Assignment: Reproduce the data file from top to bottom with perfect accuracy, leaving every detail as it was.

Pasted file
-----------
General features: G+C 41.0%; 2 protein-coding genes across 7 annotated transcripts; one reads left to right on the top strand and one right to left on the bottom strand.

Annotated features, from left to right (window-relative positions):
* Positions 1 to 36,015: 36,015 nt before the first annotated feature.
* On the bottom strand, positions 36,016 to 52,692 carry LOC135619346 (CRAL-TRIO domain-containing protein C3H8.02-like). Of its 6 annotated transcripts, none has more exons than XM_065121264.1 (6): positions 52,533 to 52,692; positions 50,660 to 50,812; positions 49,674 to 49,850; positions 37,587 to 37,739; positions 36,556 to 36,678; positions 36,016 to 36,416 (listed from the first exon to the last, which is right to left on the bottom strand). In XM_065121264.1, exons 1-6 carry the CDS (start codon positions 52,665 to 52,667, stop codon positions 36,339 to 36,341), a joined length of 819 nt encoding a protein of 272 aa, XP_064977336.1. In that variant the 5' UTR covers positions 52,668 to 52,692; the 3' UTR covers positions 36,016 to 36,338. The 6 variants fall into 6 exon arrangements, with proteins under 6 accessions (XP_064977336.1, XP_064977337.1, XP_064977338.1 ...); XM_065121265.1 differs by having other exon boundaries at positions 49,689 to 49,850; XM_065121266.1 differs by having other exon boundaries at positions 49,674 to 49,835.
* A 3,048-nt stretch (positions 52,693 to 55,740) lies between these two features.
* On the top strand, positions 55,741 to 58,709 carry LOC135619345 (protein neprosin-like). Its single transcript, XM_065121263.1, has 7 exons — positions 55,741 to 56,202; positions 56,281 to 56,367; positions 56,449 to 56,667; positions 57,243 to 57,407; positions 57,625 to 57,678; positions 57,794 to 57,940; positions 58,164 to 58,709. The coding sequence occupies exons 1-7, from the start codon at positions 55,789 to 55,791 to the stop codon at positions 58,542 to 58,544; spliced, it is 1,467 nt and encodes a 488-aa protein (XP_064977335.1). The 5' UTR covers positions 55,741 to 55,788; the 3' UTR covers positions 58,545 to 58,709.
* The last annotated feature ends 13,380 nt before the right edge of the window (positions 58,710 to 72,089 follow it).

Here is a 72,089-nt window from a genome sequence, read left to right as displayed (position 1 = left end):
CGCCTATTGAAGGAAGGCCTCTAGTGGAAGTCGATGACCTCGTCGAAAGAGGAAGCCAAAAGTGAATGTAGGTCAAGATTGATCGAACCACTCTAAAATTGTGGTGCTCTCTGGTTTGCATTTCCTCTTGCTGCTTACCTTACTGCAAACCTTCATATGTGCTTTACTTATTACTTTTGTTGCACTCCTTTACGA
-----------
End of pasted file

General features: G+C 41.0%; 2 protein-coding genes across 7 annotated transcripts; one reads left to right on the top strand and one right to left on the bottom strand.

Annotated features, from left to right (window-relative positions):
* Positions 1 to 36,015: 36,015 nt before the first annotated feature.
* On the bottom strand, positions 36,016 to 52,692 carry LOC135619346 (CRAL-TRIO domain-containing protein C3H8.02-like). Of its 6 annotated transcripts, none has more exons than XM_065121264.1 (6): positions 52,533 to 52,692; positions 50,660 to 50,812; positions 49,674 to 49,850; positions 37,587 to 37,739; positions 36,556 to 36,678; positions 36,016 to 36,416 (listed from the first exon to the last, which is right to left on the bottom strand). In XM_065121264.1, exons 1-6 carry the CDS (start codon positions 52,665 to 52,667, stop codon positions 36,339 to 36,341), a joined length of 819 nt encoding a protein of 272 aa, XP_064977336.1. In that variant the 5' UTR covers positions 52,668 to 52,692; the 3' UTR covers positions 36,016 to 36,338. The 6 variants fall into 6 exon arrangements, with proteins under 6 accessions (XP_064977336.1, XP_064977337.1, XP_064977338.1 ...); XM_065121265.1 differs by having other exon boundaries at positions 49,689 to 49,850; XM_065121266.1 differs by having other exon boundaries at positions 49,674 to 49,835.
* A 3,048-nt stretch (positions 52,693 to 55,740) lies between these two features.
* On the top strand, positions 55,741 to 58,709 carry LOC135619345 (protein neprosin-like). Its single transcript, XM_065121263.1, has 7 exons — positions 55,741 to 56,202; positions 56,281 to 56,367; positions 56,449 to 56,667; positions 57,243 to 57,407; positions 57,625 to 57,678; positions 57,794 to 57,940; positions 58,164 to 58,709. The coding sequence occupies exons 1-7, from the start codon at positions 55,789 to 55,791 to the stop codon at positions 58,542 to 58,544; spliced, it is 1,467 nt and encodes a 488-aa protein (XP_064977335.1). The 5' UTR covers positions 55,741 to 55,788; the 3' UTR covers positions 58,545 to 58,709.
* The last annotated feature ends 13,380 nt before the right edge of the window (positions 58,710 to 72,089 follow it).

Here is a 72,089-nt window from a genome sequence, read left to right as displayed (position 1 = left end):
CGCCTATTGAAGGAAGGCCTCTAGTGGAAGTCGATGACCTCGTCGAAAGAGGAAGCCAAAAGTGAATGTAGGTCAAGATTGATCGAACCACTCTAAAATTGTGGTGCTCTCTGGTTTGCATTTCCTCTTGCTGCTTACCTTACTGCAAACCTTCATATGTGCTTTACTTATTACTTTTGTTGCACTCCTTTACGA